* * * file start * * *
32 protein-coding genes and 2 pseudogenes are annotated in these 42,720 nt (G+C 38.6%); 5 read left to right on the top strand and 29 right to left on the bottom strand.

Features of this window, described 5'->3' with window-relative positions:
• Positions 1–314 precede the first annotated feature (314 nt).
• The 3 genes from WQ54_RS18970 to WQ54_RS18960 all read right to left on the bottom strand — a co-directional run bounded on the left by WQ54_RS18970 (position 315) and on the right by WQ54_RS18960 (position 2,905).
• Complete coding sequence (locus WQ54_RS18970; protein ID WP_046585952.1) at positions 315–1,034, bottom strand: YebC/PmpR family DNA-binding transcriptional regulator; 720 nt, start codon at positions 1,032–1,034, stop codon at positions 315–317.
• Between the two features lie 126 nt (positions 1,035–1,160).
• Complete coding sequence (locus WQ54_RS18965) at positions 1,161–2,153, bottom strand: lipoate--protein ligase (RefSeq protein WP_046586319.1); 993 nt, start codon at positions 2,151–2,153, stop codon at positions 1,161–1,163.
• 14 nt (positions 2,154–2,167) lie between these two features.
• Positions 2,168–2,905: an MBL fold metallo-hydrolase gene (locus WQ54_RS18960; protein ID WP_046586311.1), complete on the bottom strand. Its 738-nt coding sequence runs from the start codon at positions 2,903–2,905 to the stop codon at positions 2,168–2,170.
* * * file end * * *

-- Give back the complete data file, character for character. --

32 protein-coding genes and 2 pseudogenes are annotated in these 42,720 nt (G+C 38.6%); 5 read left to right on the top strand and 29 right to left on the bottom strand.

Features of this window, described 5'->3' with window-relative positions:
• Positions 1–314 precede the first annotated feature (314 nt).
• The 3 genes from WQ54_RS18970 to WQ54_RS18960 all read right to left on the bottom strand — a co-directional run bounded on the left by WQ54_RS18970 (position 315) and on the right by WQ54_RS18960 (position 2,905).
• Complete coding sequence (locus WQ54_RS18970; protein ID WP_046585952.1) at positions 315–1,034, bottom strand: YebC/PmpR family DNA-binding transcriptional regulator; 720 nt, start codon at positions 1,032–1,034, stop codon at positions 315–317.
• Between the two features lie 126 nt (positions 1,035–1,160).
• Complete coding sequence (locus WQ54_RS18965) at positions 1,161–2,153, bottom strand: lipoate--protein ligase (RefSeq protein WP_046586319.1); 993 nt, start codon at positions 2,151–2,153, stop codon at positions 1,161–1,163.
• 14 nt (positions 2,154–2,167) lie between these two features.
• Positions 2,168–2,905: an MBL fold metallo-hydrolase gene (locus WQ54_RS18960; protein ID WP_046586311.1), complete on the bottom strand. Its 738-nt coding sequence runs from the start codon at positions 2,903–2,905 to the stop codon at positions 2,168–2,170.